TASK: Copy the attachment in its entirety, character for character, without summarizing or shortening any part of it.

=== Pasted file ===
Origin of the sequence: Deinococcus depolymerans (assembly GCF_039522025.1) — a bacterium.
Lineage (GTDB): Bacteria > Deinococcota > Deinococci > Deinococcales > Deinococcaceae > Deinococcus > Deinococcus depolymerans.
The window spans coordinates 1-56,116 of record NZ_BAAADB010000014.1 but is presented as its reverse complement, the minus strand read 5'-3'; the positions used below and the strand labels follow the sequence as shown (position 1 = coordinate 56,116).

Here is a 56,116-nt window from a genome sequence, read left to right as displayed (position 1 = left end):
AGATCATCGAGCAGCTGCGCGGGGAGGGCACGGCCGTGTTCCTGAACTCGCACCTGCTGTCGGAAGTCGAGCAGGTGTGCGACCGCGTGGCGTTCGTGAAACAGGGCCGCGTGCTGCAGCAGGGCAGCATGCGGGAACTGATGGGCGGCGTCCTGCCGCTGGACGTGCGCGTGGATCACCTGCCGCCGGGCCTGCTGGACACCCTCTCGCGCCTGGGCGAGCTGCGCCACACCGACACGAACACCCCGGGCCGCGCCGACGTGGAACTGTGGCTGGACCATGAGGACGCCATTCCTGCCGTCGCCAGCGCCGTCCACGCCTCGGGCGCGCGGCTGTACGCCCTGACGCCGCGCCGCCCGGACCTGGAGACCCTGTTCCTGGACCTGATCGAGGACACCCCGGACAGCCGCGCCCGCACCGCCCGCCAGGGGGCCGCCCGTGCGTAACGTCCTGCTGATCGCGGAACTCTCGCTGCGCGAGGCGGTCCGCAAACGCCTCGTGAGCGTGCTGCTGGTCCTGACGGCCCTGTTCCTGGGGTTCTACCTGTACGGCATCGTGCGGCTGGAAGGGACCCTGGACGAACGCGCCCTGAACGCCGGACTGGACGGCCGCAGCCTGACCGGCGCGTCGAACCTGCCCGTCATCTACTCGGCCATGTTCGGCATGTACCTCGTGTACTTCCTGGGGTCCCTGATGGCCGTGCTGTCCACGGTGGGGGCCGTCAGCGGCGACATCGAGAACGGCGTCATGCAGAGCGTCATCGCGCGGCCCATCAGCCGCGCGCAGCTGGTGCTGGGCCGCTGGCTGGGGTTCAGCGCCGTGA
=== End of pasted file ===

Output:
Origin of the sequence: Deinococcus depolymerans (assembly GCF_039522025.1) — a bacterium.
Lineage (GTDB): Bacteria > Deinococcota > Deinococci > Deinococcales > Deinococcaceae > Deinococcus > Deinococcus depolymerans.
The window spans coordinates 1-56,116 of record NZ_BAAADB010000014.1 but is presented as its reverse complement, the minus strand read 5'-3'; the positions used below and the strand labels follow the sequence as shown (position 1 = coordinate 56,116).

Here is a 56,116-nt window from a genome sequence, read left to right as displayed (position 1 = left end):
AGATCATCGAGCAGCTGCGCGGGGAGGGCACGGCCGTGTTCCTGAACTCGCACCTGCTGTCGGAAGTCGAGCAGGTGTGCGACCGCGTGGCGTTCGTGAAACAGGGCCGCGTGCTGCAGCAGGGCAGCATGCGGGAACTGATGGGCGGCGTCCTGCCGCTGGACGTGCGCGTGGATCACCTGCCGCCGGGCCTGCTGGACACCCTCTCGCGCCTGGGCGAGCTGCGCCACACCGACACGAACACCCCGGGCCGCGCCGACGTGGAACTGTGGCTGGACCATGAGGACGCCATTCCTGCCGTCGCCAGCGCCGTCCACGCCTCGGGCGCGCGGCTGTACGCCCTGACGCCGCGCCGCCCGGACCTGGAGACCCTGTTCCTGGACCTGATCGAGGACACCCCGGACAGCCGCGCCCGCACCGCCCGCCAGGGGGCCGCCCGTGCGTAACGTCCTGCTGATCGCGGAACTCTCGCTGCGCGAGGCGGTCCGCAAACGCCTCGTGAGCGTGCTGCTGGTCCTGACGGCCCTGTTCCTGGGGTTCTACCTGTACGGCATCGTGCGGCTGGAAGGGACCCTGGACGAACGCGCCCTGAACGCCGGACTGGACGGCCGCAGCCTGACCGGCGCGTCGAACCTGCCCGTCATCTACTCGGCCATGTTCGGCATGTACCTCGTGTACTTCCTGGGGTCCCTGATGGCCGTGCTGTCCACGGTGGGGGCCGTCAGCGGCGACATCGAGAACGGCGTCATGCAGAGCGTCATCGCGCGGCCCATCAGCCGCGCGCAGCTGGTGCTGGGCCGCTGGCTGGGGTTCAGCGCCGTGA